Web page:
UTA makes equipment painting efficient with Accudraft system

When the Utah Transit Authority (UTA)’s onsite paint system reached the end of its useful life after 35 years, it was clear to UTA management that an upgrade was necessary.

The original booth was designed for a semi-truck configuration, which limited the bay’s lighting as well as its utility for painting buses. Furthermore, it simply did not have the size to accommodate the 60-foot articulated buses recently purchased by UTA.

Additionally, the original system was energy-inefficient; featured an outdated, inadequate filtration system; and presented a sealing problem, allowing dirt into the system and paint finish.

The UTA procurement team and bus engineering staff outlined specifications for a Best-Value RFP which yielded bids from multiple vendors. Following the Utah State procurement code of competitive scoring between specification and price, UTA ultimately selected Accudraft to supply a new system.

“We painted in the booth at least five days per week for 35 years,” said Kyle Stockley, Vehicle Support and Capital Program Manager for UTA. “We paint buses and other vehicles, as well as vehicle parts, which we manufacture. So, obtaining a right-fit solution was very important for daily operations.”


System installation

Acquisition and installation consisted of a multi-pronged approach which included the system architect, installers, UTA’s internal team, and Accudraft.

“The original booth was so old that it did not quite line up with our current building structure,” Stockley said. “The architect presented solutions to ensure we adhered to code which required ventilation, electrical and gas modifications to the building. We had to modify the side of the building for venting, as well. The modifications required to install the system were definitely hurdles, but we all worked together to get through it.”

Guido Pippa, CEO of Accudraft, said he and his team always begin discussions like these by ensuring all stakeholders understand the complexity and totality of a project. “It was vital that the booth installation be completed carefully and completely, so that UTA could avoid unforeseen costs and ultimately protect its investment,” he explained.

Yet, despite the complexity involved, installation of the new paint booth took less than a month, with the entire process – from RFP to a working system – completed in just under a year. Accudraft worked with Rocky Mountain Lifts to ensure that the UTA would have local support during the construction process and service after the booth was commissioned.

From left: Rocky Mountain Lifts (RML) Technician Ryan Thayne, UTA Program Manager Kyle Stockley, UTA Shop Foreman Tony Marcelis, UTA Head Painter Cameron Miller, RML Service Manager Steve Bolton, and RML Owner/President Scott Terry.


UTA’s booth in daily operation

The Pro Series paint system by Accudraft features a large cabin and shadowless interior design, engineered specifically to address UTA’s concerns with lighting. It includes a heated cure cycle and electronic temperature controls for more customization than UTA’s previous system could offer. The SmartPad digital control panel provides access to process information, settings, and system health readouts in a single location.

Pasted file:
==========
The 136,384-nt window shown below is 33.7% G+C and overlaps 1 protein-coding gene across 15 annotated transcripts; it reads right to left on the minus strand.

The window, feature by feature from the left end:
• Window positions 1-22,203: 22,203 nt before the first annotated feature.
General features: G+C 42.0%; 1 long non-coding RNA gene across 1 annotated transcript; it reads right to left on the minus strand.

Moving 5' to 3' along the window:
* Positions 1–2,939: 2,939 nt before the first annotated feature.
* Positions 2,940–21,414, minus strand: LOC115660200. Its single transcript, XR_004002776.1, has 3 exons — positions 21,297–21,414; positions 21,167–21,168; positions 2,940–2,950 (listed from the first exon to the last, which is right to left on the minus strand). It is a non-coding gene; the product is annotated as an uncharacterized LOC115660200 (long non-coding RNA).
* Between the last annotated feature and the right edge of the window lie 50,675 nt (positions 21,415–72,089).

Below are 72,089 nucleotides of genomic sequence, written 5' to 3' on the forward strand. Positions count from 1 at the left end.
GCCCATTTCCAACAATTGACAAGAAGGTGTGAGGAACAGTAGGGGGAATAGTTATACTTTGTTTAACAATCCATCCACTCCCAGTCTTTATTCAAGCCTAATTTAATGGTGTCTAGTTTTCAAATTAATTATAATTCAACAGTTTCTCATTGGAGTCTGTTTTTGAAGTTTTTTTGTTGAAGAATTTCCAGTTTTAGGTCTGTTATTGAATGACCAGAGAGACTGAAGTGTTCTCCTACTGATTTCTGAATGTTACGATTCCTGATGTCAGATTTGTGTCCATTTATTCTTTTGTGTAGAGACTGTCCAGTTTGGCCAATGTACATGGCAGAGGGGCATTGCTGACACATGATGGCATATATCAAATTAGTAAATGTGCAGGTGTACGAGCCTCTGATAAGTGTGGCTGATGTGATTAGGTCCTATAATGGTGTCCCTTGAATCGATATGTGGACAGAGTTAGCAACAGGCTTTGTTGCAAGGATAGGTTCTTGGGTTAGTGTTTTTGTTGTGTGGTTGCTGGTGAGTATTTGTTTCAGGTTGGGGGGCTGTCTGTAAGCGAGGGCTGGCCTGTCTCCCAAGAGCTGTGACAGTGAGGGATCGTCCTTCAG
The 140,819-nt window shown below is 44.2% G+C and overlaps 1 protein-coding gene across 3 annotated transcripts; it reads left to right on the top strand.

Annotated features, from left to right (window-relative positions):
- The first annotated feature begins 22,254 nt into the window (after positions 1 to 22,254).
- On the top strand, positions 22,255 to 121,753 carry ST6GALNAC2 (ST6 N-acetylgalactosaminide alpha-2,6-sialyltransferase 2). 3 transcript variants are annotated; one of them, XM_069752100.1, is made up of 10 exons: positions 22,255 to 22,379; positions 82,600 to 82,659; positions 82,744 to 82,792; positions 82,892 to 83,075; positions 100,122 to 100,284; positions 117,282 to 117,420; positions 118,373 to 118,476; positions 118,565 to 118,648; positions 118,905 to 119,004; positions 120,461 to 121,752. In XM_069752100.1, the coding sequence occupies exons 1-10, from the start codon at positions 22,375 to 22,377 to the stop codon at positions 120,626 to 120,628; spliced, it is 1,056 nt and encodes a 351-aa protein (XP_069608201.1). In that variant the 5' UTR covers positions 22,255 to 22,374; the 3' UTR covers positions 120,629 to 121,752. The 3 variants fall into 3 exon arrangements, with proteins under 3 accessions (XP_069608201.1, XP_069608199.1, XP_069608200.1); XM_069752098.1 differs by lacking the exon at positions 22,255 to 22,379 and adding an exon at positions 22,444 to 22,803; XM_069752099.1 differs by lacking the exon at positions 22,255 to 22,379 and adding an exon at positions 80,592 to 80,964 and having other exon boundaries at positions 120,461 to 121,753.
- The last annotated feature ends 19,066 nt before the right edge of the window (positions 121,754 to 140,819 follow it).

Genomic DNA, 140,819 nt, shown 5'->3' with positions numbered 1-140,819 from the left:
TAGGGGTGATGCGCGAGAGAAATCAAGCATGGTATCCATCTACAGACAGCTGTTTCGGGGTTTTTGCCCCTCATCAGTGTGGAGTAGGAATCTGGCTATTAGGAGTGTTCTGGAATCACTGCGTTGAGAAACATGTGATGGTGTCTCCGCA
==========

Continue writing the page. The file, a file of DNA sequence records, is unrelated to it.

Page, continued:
Because the prior system featured manual controls, training was required on the Accudraft system’s computerized controls. With these competencies in place, Stockley said the UTA team was impressed with the system’s operation, and particularly with its airflow, gas use, and bake cycle efficiencies.

“The new bake cycle actually helped us reduce our cure time,” he explained. “Now we can increase our production throughout the paint process, lowering our daily operating cost.”

UTA Technical Support Supervisor Tony Marcelis echoed this sentiment and said the system has increased the body-shop team’s repair capacity and technological capabilities.

“They really enjoy the new bake cycle, which really speeds up daily processes and simply allows us to get more done,” Marcelis said. “The team also appreciates the new lighting, which is so much better than in the old system.”

Among these other upgrades, the Accudraft system ventilates throughout the booth, whereas the old system only allowed venting from one side. Furthermore, the booth now fully seals and blocks dirt from lowering the paint quality.

UTA and Accudraft incorporated an additional door into the system’s design, so the agency can access the booth to paint many parts and components, which previously required a second, smaller paint booth in addition to the booth for large equipment. The new booth’s efficiency has virtually eliminated the need for the smaller system — a benefit UTA did not anticipate, but certainly appreciates, according to Stockley.

“The new system also has a better filtration system, with filters on the exterior and interior,” Stockley added. “That enables us to achieve a higher CFM, so we can actually move more air through the booth. It is all viewable on the computerized display, where we constantly monitor booth operations, including air flow and bake cycles.”

Better overall stewardship

Ultimately, Stockley said UTA’s reduced costs — generated by increased efficiency — are some of the biggest benefits of the new paint system.

“But it is not just the benefit of providing a better product — at UTA, one of our core goals is to be a good steward of the public’s money and trust,” he added. “With lower operating costs we are truly being better stewards of the public money.”

To learn more, visit www.accudraftpaintbooths.com or call 800-524-0340.